By Calli Gregg A s average housing prices fall and sales increase, it is simple supply versus demand for the Canadian housing marketing these days and although the market is down as an average in Canada, it really depends on where you are in Canada and what is happening in your market. The Canadian Real Estate Association recently released data showing that the average price of a Canadian home has fallen by 5.5 per cent to $455,000 over the past 12 months, while National Home Sales increases 3.6 percent for the same time period. The Canadian Real Estate Association states the reason behind the slow down in the market is because of new stress-test rules that have been implemented on mortgages, making it harder to get a mortgage, thus less buyers causing a sales slump that persists.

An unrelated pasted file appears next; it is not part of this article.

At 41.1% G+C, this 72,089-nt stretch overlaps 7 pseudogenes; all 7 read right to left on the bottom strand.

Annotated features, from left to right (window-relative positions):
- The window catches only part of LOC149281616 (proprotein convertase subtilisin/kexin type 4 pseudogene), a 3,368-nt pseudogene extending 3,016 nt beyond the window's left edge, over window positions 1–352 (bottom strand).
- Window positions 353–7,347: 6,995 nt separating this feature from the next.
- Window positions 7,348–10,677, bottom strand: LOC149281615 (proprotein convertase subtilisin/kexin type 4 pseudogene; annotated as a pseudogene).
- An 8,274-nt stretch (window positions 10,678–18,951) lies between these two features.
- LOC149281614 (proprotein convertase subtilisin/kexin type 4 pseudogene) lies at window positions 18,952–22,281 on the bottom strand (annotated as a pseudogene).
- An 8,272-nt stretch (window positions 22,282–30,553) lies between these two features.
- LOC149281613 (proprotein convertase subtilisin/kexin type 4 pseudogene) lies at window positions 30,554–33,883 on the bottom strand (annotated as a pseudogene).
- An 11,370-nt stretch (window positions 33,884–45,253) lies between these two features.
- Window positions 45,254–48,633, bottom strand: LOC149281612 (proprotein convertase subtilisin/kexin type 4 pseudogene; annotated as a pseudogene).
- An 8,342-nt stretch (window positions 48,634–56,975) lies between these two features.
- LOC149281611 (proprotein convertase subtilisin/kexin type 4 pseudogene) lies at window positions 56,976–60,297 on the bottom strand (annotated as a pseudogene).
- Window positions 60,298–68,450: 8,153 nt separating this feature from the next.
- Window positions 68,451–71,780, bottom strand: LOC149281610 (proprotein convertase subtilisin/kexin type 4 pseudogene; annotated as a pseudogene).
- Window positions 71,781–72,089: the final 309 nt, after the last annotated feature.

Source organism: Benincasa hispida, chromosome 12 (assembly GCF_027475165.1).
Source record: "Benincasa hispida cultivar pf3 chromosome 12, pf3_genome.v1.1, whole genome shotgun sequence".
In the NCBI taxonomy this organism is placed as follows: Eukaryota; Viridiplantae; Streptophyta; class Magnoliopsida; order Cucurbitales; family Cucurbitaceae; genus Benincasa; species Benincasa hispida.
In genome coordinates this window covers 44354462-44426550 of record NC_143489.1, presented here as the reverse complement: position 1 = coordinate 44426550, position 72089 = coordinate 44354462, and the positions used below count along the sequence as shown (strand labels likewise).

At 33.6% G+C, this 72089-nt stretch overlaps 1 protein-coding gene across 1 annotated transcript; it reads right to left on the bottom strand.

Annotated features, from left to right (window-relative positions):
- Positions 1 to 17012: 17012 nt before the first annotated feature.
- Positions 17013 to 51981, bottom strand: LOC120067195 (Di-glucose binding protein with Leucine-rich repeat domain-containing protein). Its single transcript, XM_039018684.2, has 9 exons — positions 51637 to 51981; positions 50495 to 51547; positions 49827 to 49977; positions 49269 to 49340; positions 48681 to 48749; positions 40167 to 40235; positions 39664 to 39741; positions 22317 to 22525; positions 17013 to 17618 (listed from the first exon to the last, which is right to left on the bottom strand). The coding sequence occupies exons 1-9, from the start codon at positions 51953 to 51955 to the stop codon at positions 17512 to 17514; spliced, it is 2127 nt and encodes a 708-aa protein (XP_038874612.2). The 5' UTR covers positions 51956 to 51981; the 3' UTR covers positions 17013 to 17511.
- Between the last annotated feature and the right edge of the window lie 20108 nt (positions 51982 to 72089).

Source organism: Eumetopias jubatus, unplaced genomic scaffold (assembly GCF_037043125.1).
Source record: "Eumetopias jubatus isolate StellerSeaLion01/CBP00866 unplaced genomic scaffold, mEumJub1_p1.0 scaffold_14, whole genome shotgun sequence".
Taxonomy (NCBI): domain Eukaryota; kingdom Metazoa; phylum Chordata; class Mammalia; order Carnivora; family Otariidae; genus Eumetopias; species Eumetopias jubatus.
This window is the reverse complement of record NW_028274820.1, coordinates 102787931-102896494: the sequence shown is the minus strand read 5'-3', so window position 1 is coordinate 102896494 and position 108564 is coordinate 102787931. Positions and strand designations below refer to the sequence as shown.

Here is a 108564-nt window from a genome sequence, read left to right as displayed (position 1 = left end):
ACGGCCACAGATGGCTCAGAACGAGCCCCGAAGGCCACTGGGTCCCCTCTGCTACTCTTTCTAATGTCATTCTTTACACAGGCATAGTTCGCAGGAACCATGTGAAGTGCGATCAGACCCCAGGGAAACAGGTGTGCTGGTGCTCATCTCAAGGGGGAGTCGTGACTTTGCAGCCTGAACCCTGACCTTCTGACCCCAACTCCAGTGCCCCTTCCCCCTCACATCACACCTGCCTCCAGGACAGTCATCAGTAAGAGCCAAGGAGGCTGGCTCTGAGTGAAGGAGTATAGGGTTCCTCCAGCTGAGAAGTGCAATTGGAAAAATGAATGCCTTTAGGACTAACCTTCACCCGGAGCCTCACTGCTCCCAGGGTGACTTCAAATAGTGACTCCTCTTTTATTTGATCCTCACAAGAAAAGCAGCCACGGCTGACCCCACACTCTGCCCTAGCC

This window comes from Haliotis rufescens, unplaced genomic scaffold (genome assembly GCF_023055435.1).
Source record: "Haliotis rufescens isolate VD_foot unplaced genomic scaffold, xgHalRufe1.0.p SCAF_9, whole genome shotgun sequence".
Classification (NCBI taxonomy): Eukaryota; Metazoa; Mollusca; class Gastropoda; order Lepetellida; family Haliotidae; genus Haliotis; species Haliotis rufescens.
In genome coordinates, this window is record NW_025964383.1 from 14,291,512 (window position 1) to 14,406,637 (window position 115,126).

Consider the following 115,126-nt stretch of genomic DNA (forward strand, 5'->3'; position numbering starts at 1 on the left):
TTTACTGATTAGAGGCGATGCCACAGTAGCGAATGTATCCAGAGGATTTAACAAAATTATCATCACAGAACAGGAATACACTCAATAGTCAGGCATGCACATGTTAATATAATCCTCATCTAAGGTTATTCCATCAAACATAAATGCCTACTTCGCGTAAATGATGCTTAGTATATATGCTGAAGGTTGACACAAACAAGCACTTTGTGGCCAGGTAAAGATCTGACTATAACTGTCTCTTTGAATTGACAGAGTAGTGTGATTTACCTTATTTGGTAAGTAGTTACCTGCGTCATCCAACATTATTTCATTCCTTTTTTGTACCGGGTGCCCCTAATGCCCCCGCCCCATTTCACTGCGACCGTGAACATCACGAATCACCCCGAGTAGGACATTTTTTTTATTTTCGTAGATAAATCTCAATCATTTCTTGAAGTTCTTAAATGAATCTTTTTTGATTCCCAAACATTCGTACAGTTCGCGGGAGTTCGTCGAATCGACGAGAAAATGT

Average falling house prices can be misleading as the typically more expensive markets like Toronto and Vancouver skew the average price higher than it would be otherwise if these markets were not included. So, to better gauge what is happening in your housing market it is better to look at the Home Price Index, which The Canadian Real Estate Asso- ciation calculates by adjusting for the size of differ- ent housing markets and types of homes. In the Greater Vancouver, the Home Price Index has fallen by almost five per cent in the past year, with Calgary, Edmonton, Regina and Saskatoon seeing similar decreases in these markets. However, prices have not dipped in all markets as housing prices have increased by more than nine percent in the past year on Vancouver Island with increases of up to seven percent for the Ottawa, Guelph and the Niagara Region area markets.